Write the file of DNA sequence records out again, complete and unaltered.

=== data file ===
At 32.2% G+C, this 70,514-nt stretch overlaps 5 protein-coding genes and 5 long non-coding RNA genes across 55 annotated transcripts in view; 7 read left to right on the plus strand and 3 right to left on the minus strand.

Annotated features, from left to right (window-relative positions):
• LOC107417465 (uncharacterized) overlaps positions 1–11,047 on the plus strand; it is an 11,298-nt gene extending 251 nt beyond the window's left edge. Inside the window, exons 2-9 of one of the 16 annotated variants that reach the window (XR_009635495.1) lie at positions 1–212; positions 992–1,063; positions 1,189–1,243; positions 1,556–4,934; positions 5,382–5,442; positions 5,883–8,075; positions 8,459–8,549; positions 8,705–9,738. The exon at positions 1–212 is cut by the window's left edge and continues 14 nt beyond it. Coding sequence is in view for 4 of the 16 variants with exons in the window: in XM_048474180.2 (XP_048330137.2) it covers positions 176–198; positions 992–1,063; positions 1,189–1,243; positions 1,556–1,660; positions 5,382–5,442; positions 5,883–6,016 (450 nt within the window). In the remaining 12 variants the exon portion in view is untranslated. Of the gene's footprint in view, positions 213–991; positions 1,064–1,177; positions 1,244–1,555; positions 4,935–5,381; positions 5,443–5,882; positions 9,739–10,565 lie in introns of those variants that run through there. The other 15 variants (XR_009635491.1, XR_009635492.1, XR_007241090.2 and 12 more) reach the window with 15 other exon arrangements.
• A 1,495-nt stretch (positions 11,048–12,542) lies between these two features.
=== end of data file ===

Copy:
At 32.2% G+C, this 70,514-nt stretch overlaps 5 protein-coding genes and 5 long non-coding RNA genes across 55 annotated transcripts in view; 7 read left to right on the plus strand and 3 right to left on the minus strand.

Annotated features, from left to right (window-relative positions):
• LOC107417465 (uncharacterized) overlaps positions 1–11,047 on the plus strand; it is an 11,298-nt gene extending 251 nt beyond the window's left edge. Inside the window, exons 2-9 of one of the 16 annotated variants that reach the window (XR_009635495.1) lie at positions 1–212; positions 992–1,063; positions 1,189–1,243; positions 1,556–4,934; positions 5,382–5,442; positions 5,883–8,075; positions 8,459–8,549; positions 8,705–9,738. The exon at positions 1–212 is cut by the window's left edge and continues 14 nt beyond it. Coding sequence is in view for 4 of the 16 variants with exons in the window: in XM_048474180.2 (XP_048330137.2) it covers positions 176–198; positions 992–1,063; positions 1,189–1,243; positions 1,556–1,660; positions 5,382–5,442; positions 5,883–6,016 (450 nt within the window). In the remaining 12 variants the exon portion in view is untranslated. Of the gene's footprint in view, positions 213–991; positions 1,064–1,177; positions 1,244–1,555; positions 4,935–5,381; positions 5,443–5,882; positions 9,739–10,565 lie in introns of those variants that run through there. The other 15 variants (XR_009635491.1, XR_009635492.1, XR_007241090.2 and 12 more) reach the window with 15 other exon arrangements.
• A 1,495-nt stretch (positions 11,048–12,542) lies between these two features.